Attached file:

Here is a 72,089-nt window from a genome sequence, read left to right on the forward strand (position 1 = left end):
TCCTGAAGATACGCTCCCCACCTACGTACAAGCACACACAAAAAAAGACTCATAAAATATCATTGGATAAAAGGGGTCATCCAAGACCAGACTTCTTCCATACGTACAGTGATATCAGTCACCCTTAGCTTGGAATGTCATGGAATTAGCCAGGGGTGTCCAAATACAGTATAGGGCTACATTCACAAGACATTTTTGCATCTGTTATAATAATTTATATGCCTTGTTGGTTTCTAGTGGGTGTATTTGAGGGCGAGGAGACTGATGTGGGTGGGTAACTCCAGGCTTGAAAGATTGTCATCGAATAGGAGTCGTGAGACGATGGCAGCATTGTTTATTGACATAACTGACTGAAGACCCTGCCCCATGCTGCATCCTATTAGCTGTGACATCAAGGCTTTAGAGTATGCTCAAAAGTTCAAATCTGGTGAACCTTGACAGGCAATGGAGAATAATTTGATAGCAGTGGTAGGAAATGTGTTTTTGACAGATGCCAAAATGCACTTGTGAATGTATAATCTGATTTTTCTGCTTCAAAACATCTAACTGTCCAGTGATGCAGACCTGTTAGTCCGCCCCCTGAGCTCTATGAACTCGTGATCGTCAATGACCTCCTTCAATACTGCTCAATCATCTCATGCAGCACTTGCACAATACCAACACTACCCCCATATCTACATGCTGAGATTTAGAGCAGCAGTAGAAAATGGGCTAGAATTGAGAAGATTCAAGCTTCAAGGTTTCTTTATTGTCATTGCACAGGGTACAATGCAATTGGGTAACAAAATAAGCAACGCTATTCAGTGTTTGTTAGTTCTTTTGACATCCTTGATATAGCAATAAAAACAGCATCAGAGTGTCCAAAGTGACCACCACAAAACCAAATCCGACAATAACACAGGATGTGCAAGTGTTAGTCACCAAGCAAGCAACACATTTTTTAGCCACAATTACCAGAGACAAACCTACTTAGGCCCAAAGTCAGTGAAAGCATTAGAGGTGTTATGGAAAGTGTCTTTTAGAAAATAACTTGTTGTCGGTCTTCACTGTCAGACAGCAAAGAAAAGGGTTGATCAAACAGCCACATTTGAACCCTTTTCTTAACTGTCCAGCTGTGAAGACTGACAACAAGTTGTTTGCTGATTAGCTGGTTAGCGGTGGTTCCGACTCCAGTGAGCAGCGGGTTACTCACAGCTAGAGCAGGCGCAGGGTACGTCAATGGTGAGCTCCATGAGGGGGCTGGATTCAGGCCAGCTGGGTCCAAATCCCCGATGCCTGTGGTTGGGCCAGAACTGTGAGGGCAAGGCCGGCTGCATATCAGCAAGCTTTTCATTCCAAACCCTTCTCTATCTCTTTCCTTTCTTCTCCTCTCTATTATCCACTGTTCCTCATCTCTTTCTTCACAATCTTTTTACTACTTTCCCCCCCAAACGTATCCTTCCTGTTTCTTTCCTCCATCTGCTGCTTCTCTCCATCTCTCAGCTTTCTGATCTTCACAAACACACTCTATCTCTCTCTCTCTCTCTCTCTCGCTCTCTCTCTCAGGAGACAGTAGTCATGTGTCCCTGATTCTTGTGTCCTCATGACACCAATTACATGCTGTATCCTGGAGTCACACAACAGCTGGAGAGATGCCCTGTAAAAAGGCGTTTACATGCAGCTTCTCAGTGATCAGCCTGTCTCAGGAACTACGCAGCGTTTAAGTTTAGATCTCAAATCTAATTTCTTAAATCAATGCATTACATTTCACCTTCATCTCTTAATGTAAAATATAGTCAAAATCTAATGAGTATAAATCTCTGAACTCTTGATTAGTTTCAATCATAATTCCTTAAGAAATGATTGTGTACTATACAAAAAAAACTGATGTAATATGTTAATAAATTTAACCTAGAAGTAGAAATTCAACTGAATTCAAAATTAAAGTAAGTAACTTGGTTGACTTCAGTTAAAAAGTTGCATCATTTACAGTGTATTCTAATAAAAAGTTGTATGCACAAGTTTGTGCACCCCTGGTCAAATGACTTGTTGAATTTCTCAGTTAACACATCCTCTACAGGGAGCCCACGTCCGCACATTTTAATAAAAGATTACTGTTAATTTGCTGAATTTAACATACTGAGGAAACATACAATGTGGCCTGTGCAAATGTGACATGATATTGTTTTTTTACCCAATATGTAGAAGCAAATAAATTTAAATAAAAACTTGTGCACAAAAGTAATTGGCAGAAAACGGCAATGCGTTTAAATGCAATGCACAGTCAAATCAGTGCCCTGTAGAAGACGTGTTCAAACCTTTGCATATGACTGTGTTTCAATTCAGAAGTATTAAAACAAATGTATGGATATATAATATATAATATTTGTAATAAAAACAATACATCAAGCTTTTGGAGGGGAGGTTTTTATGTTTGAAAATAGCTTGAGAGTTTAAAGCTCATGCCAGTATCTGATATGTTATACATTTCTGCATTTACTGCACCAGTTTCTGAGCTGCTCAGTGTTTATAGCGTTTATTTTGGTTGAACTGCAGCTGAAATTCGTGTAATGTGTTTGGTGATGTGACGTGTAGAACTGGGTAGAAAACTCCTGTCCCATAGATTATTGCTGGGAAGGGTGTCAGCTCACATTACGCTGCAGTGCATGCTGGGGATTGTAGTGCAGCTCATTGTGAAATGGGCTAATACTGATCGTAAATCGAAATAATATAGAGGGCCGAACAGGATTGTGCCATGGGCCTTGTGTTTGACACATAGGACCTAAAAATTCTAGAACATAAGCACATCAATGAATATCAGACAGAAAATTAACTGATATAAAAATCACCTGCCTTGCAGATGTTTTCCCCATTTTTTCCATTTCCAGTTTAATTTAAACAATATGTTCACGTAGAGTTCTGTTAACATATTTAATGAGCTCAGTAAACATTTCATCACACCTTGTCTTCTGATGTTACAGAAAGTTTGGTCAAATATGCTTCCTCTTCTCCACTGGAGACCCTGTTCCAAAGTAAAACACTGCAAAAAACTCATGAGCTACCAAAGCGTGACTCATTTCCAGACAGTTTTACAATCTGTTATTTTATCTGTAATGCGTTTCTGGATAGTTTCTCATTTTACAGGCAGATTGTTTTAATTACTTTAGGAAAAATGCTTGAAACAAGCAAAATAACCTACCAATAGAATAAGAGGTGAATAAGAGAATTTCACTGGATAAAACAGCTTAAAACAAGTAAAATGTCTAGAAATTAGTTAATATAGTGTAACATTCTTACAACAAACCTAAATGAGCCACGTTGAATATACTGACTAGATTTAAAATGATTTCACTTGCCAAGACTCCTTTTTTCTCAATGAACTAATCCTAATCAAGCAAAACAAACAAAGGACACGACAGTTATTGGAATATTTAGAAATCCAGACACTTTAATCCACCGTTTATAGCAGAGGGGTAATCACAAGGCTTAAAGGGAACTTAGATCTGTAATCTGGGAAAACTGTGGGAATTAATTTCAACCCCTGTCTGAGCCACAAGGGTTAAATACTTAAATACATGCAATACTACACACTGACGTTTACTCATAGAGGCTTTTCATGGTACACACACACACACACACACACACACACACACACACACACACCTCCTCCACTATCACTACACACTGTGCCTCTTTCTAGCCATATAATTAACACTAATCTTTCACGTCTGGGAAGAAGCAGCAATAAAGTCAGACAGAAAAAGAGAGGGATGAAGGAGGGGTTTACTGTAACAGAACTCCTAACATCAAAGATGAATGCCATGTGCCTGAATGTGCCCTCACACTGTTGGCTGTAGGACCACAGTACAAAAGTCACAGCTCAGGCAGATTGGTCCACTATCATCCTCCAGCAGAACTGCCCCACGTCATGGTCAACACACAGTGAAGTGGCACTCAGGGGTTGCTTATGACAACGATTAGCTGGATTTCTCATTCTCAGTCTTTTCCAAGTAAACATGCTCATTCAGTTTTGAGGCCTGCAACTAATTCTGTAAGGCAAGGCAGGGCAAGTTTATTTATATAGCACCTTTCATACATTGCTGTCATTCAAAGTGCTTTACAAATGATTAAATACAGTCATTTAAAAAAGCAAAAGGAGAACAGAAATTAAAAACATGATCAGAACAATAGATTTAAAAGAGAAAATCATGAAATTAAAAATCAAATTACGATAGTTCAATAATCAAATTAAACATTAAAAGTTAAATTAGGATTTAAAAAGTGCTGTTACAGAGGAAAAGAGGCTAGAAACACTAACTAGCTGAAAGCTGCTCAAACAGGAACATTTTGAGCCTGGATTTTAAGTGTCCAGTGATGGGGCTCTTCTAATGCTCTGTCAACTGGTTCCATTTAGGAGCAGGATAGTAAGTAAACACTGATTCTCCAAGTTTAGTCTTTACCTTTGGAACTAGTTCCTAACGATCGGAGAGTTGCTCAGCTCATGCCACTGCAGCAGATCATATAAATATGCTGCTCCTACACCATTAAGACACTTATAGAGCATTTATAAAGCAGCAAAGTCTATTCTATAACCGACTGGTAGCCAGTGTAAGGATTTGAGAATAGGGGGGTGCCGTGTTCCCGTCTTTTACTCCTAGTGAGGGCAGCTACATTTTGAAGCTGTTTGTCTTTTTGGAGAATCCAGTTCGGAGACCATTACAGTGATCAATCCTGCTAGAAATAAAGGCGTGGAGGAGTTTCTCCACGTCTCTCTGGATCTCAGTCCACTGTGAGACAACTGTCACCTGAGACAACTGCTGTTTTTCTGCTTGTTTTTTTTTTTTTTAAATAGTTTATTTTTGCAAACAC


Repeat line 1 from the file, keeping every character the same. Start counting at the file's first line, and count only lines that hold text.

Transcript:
Here is a 72,089-nt window from a genome sequence, read left to right on the forward strand (position 1 = left end):